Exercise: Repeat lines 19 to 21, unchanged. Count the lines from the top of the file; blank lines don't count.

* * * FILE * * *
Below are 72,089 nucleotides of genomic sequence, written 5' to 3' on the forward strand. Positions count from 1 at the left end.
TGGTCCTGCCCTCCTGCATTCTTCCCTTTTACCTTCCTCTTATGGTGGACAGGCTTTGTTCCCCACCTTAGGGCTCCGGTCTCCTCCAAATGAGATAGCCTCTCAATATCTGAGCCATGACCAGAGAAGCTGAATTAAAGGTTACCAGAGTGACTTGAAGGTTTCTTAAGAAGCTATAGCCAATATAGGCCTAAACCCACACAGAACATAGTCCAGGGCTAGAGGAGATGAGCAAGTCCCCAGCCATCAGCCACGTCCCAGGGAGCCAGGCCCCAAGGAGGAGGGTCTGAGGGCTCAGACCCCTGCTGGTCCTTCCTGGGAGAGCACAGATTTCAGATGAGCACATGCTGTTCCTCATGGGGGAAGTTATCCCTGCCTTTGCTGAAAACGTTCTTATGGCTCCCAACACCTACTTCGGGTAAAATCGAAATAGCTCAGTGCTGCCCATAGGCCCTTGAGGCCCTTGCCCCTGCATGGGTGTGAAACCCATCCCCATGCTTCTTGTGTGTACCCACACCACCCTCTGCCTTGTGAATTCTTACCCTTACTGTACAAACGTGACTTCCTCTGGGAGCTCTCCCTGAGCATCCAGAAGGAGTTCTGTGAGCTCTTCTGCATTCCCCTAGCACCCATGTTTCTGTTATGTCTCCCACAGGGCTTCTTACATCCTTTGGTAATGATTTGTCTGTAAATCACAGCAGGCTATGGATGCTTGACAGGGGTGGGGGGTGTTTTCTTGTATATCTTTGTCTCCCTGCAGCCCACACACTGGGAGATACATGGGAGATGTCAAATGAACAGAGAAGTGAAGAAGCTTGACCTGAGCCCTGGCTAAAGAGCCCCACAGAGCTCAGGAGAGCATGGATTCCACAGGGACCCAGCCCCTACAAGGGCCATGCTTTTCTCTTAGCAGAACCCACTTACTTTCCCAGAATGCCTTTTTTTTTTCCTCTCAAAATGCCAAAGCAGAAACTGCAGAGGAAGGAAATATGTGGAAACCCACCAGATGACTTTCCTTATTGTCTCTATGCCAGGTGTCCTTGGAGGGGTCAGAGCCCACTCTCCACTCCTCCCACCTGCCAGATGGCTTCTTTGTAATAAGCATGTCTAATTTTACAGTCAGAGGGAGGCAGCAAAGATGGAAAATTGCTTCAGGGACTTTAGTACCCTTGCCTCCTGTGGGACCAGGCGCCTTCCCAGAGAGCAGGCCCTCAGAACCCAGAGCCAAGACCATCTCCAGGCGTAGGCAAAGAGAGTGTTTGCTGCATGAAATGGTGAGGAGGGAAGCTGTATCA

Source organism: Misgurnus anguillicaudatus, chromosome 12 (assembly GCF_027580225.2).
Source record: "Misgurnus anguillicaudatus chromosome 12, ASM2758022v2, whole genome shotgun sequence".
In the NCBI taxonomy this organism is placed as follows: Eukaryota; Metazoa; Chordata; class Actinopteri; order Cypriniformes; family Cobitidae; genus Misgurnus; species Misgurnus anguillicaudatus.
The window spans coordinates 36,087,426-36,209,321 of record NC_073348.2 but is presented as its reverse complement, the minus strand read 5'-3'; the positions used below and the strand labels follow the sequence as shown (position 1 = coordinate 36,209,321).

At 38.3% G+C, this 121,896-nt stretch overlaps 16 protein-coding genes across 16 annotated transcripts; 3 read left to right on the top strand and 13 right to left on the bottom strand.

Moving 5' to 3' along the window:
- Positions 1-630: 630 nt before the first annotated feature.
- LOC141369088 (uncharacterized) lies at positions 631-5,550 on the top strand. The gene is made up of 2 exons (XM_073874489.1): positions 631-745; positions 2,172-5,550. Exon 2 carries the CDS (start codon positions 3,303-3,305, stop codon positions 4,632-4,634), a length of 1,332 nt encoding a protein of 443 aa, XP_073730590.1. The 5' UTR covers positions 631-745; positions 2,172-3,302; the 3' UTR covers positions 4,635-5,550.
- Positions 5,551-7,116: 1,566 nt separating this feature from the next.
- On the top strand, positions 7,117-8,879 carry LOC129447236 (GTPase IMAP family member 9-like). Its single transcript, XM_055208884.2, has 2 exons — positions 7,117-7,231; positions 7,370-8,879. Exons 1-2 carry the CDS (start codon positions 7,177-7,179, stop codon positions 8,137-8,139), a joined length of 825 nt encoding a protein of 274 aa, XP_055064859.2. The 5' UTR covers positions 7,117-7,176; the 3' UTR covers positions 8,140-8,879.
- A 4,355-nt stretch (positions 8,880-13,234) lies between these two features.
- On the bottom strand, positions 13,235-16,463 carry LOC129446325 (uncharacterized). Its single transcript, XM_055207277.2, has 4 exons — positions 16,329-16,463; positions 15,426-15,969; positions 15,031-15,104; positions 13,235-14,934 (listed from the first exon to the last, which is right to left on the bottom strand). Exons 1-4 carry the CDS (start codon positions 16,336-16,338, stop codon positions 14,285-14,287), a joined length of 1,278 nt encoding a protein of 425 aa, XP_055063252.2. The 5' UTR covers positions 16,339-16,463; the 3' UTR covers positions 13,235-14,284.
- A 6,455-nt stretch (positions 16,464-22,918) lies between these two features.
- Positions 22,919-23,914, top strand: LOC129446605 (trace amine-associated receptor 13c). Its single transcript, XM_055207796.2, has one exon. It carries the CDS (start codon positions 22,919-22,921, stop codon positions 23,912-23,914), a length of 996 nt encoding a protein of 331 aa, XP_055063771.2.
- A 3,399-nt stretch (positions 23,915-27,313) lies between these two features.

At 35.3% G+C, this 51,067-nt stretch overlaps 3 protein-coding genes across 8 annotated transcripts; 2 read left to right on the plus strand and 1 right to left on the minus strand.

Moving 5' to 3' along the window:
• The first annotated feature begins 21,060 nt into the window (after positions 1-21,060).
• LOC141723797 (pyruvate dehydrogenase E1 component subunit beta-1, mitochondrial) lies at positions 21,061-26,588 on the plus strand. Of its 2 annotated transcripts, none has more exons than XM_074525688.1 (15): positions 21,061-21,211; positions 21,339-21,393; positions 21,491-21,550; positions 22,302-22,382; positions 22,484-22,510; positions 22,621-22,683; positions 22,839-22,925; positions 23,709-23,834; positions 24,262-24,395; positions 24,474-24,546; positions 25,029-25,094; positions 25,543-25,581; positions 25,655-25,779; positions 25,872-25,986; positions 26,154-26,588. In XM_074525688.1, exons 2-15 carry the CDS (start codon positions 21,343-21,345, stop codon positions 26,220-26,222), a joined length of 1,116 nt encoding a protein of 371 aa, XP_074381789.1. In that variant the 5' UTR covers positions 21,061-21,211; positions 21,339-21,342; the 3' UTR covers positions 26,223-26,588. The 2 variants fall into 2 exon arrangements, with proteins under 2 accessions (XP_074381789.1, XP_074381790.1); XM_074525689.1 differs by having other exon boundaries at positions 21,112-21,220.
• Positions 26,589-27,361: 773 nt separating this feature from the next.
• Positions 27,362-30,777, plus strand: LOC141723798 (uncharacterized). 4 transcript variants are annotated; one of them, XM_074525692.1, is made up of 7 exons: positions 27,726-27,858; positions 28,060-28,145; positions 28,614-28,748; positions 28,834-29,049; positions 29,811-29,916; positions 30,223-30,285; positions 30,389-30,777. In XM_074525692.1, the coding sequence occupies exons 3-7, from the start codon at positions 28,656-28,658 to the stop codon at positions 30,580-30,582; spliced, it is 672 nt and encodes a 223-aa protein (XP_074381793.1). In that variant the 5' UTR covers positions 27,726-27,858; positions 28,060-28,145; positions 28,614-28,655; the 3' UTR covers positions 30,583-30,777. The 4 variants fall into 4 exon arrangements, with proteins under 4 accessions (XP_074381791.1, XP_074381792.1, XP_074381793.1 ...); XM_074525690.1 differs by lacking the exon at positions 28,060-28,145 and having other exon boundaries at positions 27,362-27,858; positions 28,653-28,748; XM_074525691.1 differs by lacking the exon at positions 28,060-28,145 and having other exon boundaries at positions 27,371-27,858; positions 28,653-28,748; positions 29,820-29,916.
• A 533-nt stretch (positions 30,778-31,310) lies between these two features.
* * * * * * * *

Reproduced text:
Moving 5' to 3' along the window:
• The first annotated feature begins 21,060 nt into the window (after positions 1-21,060).
• LOC141723797 (pyruvate dehydrogenase E1 component subunit beta-1, mitochondrial) lies at positions 21,061-26,588 on the plus strand. Of its 2 annotated transcripts, none has more exons than XM_074525688.1 (15): positions 21,061-21,211; positions 21,339-21,393; positions 21,491-21,550; positions 22,302-22,382; positions 22,484-22,510; positions 22,621-22,683; positions 22,839-22,925; positions 23,709-23,834; positions 24,262-24,395; positions 24,474-24,546; positions 25,029-25,094; positions 25,543-25,581; positions 25,655-25,779; positions 25,872-25,986; positions 26,154-26,588. In XM_074525688.1, exons 2-15 carry the CDS (start codon positions 21,343-21,345, stop codon positions 26,220-26,222), a joined length of 1,116 nt encoding a protein of 371 aa, XP_074381789.1. In that variant the 5' UTR covers positions 21,061-21,211; positions 21,339-21,342; the 3' UTR covers positions 26,223-26,588. The 2 variants fall into 2 exon arrangements, with proteins under 2 accessions (XP_074381789.1, XP_074381790.1); XM_074525689.1 differs by having other exon boundaries at positions 21,112-21,220.